Tag Archives: childhood

Memories are made of these

Memory is a funny thing. It is possible to have two people remember the same incident totally differently. A memory of something in the past is always coloured by the present and all that has gone in between. And no two people experiencing that one instant have all the same experiences after that shared one. And even coming to that shared moment nothing else is the same; everything is unique to each of them – even that shared moment. Whatever I shall write about my past – when I really get down to it instead of this meandering from one thing to another – is written here and now with here and now memory and interpretation of what I remember. There have been times when one or other of my children has corrected my recollection of something or other. On one or two occasions the recollections have been so different that I could but wonder whether we were talking of the same incident.

I have read and heard people talking about their lives when they were very very young, babies in fact. Some even talk about remembering their own birth sliding through the birth canal. I must say that I read and listen to those stories with scepticism. Yet, I do not want to deny them. Who am I to say what others can remember.

I have been trying to work out what my earliest actual memory is. I have been told things about me when I was a baby, but I do not remember any of them actually happening. My earliest hazy memories are about the primary school. In Finland, where I was born, children start school when they are seven years old, but I do not remember the first day as such. I do not know if my first memory is of that day or of some other day. I have a memory of standing in the school yard and being aware of my underpants, which were made by my mother and not your standard shop bought issue. I was ashamed of them and afraid that somehow other kids would find out about them.  I have other flashes of memory about the years in the primary school. None of these early memories could be related as a continous story; most of this time is just a blur in my mind.

We used to play baseball in the school yard during recess and in physical education lessons in spring and autumn. As the school was a small village school with just a handful of pupils all years played together. In the winter we did skiing. We had competitions between other primary schools in the area. I remember becoming the third once and getting a spoon as a trophy. A girl from my year was jealous thinking that she should have got it saying something to that effect to me. An older boy told her off. I think that was when I was about ten.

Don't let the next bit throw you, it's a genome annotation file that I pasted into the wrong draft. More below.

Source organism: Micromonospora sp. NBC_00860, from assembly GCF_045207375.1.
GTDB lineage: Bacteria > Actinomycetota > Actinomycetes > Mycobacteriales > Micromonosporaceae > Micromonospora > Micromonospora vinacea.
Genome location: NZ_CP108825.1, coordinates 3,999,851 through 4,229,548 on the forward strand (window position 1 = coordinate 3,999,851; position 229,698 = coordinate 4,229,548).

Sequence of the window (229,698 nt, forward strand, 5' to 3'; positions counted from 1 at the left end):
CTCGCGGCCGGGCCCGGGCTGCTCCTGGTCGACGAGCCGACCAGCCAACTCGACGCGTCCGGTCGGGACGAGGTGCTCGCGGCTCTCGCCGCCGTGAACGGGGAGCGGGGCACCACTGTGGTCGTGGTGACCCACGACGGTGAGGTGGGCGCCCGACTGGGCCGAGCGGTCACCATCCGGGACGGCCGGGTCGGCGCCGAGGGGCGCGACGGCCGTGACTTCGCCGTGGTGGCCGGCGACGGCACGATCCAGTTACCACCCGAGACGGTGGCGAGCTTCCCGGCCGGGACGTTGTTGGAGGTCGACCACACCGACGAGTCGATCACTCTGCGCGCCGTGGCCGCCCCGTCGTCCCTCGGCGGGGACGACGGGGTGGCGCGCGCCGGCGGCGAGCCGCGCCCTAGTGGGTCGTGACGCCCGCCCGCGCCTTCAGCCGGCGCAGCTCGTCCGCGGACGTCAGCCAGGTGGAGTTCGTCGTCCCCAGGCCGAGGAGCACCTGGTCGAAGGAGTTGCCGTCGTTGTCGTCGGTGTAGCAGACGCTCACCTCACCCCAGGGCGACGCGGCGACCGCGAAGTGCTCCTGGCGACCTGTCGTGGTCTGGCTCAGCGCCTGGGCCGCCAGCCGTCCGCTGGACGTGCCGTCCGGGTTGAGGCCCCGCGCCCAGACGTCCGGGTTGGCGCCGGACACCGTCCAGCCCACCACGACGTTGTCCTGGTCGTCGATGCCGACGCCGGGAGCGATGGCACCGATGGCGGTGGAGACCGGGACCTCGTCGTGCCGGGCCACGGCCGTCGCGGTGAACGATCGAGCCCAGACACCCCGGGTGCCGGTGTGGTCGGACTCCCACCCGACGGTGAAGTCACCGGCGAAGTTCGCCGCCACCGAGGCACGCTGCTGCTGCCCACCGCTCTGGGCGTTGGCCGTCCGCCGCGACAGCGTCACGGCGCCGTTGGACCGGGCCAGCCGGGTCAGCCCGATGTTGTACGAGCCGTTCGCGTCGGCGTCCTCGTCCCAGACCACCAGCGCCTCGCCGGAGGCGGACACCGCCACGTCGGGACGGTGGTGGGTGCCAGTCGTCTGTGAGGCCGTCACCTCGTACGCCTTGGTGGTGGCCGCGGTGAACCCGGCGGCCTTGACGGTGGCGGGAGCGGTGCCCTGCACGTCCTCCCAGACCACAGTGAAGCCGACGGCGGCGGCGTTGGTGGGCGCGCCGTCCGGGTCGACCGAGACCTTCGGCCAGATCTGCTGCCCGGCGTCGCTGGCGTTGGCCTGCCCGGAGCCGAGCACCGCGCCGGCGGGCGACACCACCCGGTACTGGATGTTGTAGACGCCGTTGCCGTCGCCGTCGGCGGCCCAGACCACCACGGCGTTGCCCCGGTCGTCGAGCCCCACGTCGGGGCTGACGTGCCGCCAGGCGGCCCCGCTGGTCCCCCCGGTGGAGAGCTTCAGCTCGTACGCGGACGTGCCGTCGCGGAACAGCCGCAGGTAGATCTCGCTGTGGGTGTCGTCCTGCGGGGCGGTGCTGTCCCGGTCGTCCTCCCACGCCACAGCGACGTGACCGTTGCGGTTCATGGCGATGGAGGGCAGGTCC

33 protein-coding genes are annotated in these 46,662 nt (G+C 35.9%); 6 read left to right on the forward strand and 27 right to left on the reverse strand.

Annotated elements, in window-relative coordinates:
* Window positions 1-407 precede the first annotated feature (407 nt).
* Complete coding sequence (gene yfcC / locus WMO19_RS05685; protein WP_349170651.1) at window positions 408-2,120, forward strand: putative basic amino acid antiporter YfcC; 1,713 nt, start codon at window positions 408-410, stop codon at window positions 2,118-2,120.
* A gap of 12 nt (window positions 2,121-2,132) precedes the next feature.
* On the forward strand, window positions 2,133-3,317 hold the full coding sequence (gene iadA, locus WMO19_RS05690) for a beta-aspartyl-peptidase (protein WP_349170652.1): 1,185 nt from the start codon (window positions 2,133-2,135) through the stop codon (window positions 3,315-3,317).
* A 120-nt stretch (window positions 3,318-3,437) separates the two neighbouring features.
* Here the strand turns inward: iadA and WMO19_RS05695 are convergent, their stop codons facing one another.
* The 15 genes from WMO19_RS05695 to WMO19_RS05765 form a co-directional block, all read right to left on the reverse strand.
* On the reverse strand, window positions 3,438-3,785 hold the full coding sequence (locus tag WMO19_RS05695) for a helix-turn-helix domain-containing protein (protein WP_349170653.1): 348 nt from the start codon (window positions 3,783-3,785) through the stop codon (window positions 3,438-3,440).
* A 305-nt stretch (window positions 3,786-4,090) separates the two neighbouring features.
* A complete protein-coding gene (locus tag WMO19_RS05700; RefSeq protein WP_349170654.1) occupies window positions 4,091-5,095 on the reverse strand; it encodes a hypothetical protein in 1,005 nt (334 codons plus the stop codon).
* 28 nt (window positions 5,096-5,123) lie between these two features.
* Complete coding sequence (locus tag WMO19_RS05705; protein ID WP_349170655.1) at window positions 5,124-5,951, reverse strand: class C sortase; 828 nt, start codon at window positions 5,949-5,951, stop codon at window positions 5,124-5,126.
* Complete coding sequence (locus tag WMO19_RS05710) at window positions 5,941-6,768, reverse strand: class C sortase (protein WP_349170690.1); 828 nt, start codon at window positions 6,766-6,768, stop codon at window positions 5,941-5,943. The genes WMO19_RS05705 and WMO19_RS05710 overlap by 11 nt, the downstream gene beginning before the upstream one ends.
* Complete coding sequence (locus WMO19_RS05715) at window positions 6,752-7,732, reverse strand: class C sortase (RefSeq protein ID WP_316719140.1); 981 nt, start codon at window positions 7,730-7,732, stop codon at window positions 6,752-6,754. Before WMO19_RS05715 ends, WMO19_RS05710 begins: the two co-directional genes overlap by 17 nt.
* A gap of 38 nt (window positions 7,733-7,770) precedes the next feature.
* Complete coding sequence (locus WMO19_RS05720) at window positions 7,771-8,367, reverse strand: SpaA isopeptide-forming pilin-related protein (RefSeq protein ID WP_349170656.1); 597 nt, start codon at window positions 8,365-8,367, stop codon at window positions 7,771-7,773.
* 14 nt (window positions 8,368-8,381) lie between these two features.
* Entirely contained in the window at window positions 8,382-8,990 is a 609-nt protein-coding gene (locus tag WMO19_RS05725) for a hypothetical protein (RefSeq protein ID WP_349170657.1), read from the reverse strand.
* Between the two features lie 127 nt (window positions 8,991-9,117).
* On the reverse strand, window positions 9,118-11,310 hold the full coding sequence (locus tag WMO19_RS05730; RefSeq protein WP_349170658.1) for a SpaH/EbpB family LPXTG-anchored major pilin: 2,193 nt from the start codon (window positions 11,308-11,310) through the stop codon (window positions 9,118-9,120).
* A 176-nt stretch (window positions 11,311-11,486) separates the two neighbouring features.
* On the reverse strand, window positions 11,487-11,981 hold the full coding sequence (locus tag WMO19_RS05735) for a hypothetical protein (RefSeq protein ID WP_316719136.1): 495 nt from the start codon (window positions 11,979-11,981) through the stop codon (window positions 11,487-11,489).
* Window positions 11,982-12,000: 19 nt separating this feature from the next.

Some of my most pleasant memories about this school were times spent in the school kitchen. It was a big room with a big farmhouse table able to seat ten or twelve of us children. We had breakfast at school made by the cook. It was the best porridge I had ever had. Another thing happening around that table was a story club. A few of us children attended it and our teacher read us stories or novels. I remember her reading Little House on the Prairie and eagerly waiting for each session.

The school library was a treasure trove to me. The children’s library was a bookcase about one metre by one and a half metres in size situated in one of the two classrooms. The adult library was perhaps slightly bigger bookcase in the school hallway open one evening a week to the whole village. In the four years I spent in that school I read all the book in the children’s library and when I was allowed access to the adult library I read many if not all books from there too.

There is one very sweet memory from those early years – my first love. I suppose it could be called that although I do not remember much about my feelings at the time. I just know that thinking about it now gives me a pleasant feeling. I think it must have been at the beginning of my last year in the primary school when I was ten. It was a beautiful autumn afternoon. We (don’t ask me who – I cannot remember) were walking home from school. A neighbouring farm boy told me that they had really good apples and he would give me some if I walked with him to their farm. So I went with him leaving others to continue on the main road. He went on ahead to make sure their dog could not get to the orchard as I was afraid of it. It had a fierce bark if nothing else and ran after us if we rode the bike past their house. (I usually speeded up before the house and put my legs up on handlebar for the stretch past the house.) He then came back to me lead me to their orchard. We lay on the grass eating apples and looking at the blue sky with a few cumulus clouds appearing here and there. We looked for shapes in the clouds, but apart from that did not talk much. I was late for dinner that day. Everyone else was sitting at the table when I got in. As usual I did not get much attention on coming in.

I keep thinking that I should have some earlier memories than the ones from the primary school and after. However much I strain my brain no memory comes from my early childhood. I wonder why and I wonder how common it is not to remember. All the people whom I have heard talk about their early memories have them from much earlier than me. I have some theories based on what I have been told and what my experiences of my home life were from the time I remember anything. However, they have to wait for another day.


Dreams of country kitchens, pea wine, vegan banana cake

Yesterday’s post got me thinking of food and cooking. I used to do more cooking. With children it is a necessary part of life if the children are to thrive. When I was a child my mother did all the cooking. The only way we children helped was pick some vegetables from our garden or wash and peel potatoes. I do not remember ever cooking anything when I was living at home with my parents. Not even when I was an adult visiting my parents.